But business owners like Gray see the challenges too.
“It's a little rough over here for parking in the summer,” he said. ”Some people can't find parking and they don't stay.”
The cog railway is owned by the Broadmoor and the incline is managed by the Colorado Springs Parks department, so the city of Manitou Springs doesn’t fully control either of these major tourist attractions.
Quinn said the pandemic gave residents a break and also provided a sharp contrast.
“We had become almost to the point where it's like abuse, where you just sort of go into a coma and you don't think anymore, it was so bad. And then all of a sudden it was gone. COVID happened. The incline closed, the cog was shut down and it was like, whoa, this is wonderful. This is what living in this small town is supposed to be like.”
More stories about Manitou Springs:
- Manitou Springs Wants To Limit How Many People Climb The Incline, And Not Just Because Of Coronavirus
- Climbing The Manitou Incline Once Is Hard Enough. This 62-Year-Old Man Has Scaled It Nearly 1,720 Times In A Year
- Manitou Is A Marijuana Oasis In The El Paso County Desert. Should They Add More Stores?
The city is trying to address the issue. They started with parking lots and the shuttle buses. But even then, it can be confusing with questionable or inadequate signage. They’ve also restricted street parking in the neighborhoods adjacent to the cog and the incline to residents only.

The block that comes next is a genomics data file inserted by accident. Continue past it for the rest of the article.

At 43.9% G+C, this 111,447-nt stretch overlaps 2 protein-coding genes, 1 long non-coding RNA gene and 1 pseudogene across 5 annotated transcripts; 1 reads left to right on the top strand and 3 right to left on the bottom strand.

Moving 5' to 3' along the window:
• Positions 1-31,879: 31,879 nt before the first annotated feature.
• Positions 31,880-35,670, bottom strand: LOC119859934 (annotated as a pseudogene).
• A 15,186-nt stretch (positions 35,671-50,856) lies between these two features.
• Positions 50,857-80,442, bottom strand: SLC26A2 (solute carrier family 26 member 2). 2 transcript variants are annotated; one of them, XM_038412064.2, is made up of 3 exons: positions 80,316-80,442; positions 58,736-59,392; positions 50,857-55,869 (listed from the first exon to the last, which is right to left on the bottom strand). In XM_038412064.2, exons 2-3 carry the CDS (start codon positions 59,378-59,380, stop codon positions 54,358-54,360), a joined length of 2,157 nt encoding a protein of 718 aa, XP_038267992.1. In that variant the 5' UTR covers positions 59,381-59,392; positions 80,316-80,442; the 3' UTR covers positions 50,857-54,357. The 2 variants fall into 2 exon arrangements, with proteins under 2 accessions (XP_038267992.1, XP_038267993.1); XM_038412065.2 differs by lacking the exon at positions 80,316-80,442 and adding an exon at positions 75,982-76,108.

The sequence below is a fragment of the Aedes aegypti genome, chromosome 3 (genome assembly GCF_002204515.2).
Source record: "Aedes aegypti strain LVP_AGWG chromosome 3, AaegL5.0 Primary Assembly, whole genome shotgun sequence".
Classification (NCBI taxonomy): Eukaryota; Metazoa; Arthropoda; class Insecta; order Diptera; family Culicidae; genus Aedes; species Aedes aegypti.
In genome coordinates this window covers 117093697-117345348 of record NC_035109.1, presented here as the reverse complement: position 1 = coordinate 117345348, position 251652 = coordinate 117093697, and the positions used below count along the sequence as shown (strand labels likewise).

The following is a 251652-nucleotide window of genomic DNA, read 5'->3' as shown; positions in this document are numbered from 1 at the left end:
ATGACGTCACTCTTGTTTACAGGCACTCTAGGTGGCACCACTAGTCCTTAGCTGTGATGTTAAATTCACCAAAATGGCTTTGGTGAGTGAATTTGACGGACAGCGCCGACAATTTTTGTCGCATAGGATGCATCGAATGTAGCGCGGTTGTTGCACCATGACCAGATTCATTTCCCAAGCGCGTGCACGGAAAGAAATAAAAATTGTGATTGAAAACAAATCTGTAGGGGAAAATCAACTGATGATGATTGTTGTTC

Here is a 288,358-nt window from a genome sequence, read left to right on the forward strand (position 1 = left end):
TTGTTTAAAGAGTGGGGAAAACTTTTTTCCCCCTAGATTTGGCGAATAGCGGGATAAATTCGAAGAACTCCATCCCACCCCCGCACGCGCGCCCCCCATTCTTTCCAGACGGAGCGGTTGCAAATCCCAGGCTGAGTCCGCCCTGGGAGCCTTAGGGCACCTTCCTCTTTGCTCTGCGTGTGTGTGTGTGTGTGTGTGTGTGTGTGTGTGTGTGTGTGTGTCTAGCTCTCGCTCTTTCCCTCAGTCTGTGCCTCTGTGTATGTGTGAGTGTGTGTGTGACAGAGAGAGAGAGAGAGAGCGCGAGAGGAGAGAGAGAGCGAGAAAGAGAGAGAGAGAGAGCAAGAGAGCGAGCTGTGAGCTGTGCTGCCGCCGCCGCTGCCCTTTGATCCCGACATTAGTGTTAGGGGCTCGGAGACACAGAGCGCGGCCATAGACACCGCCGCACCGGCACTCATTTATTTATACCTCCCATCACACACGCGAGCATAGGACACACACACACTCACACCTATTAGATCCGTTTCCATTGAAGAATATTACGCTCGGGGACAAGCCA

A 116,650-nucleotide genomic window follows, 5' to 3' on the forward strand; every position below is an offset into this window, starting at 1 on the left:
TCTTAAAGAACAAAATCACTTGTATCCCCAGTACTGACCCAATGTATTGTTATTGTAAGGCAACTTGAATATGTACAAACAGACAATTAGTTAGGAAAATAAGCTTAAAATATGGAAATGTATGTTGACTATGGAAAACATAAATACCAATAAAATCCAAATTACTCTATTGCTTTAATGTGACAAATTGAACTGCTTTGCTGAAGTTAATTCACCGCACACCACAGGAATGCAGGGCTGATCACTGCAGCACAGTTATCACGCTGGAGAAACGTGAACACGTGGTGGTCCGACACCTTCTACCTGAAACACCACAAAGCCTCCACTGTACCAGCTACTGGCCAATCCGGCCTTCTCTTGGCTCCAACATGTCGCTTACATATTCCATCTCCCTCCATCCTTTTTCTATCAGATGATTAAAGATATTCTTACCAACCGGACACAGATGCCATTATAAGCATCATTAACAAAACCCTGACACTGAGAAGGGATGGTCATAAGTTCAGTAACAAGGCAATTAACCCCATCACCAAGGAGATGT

Manitou Springs Mayor Pro Tem Nancy Fortuin said concentrating on parking isn’t the only answer, and they need to think more broadly.
“We ultimately could kill the golden goose,” she said. “Because if you just build parking garages and put in surface parking everywhere, you give up what makes the community so special, and that will just tip it and it will no longer be a fun place to visit or a cool place to live.”
Other residents said the new incline hiking reservation system put in place last year has made a difference, allowing just over 1,100 people a day to scale the steep railroad tie steps. That’s a big reduction from earlier years.
But combine those visitors with a few thousand cog passengers a day and traffic on Manitou’s streets often slows to a crawl. That could create safety issues.
Fortuin said it’s a struggle to balance the quality of life with the town’s dependency on tax revenue from visitors.
“People love to come here. We love to live here ... and if that balance gets out of whack, we will suffer for that,” she said. “So we are constantly looking at making sure that our residents have a good quality of life and making sure that our businesses can still be successful. And it is quite the challenge to do that.”
It’s been a busy summer since the cog reopened after three years of renovations. Some locals say the Broadmoor, which owns the cog, hasn't lived up to its promises to help solve the traffic and parking issues. KRCC reached out to the luxury hotel multiple times for comment, but have not heard back.
In the meantime, Fortuin said they’re improving two-way communication with residents.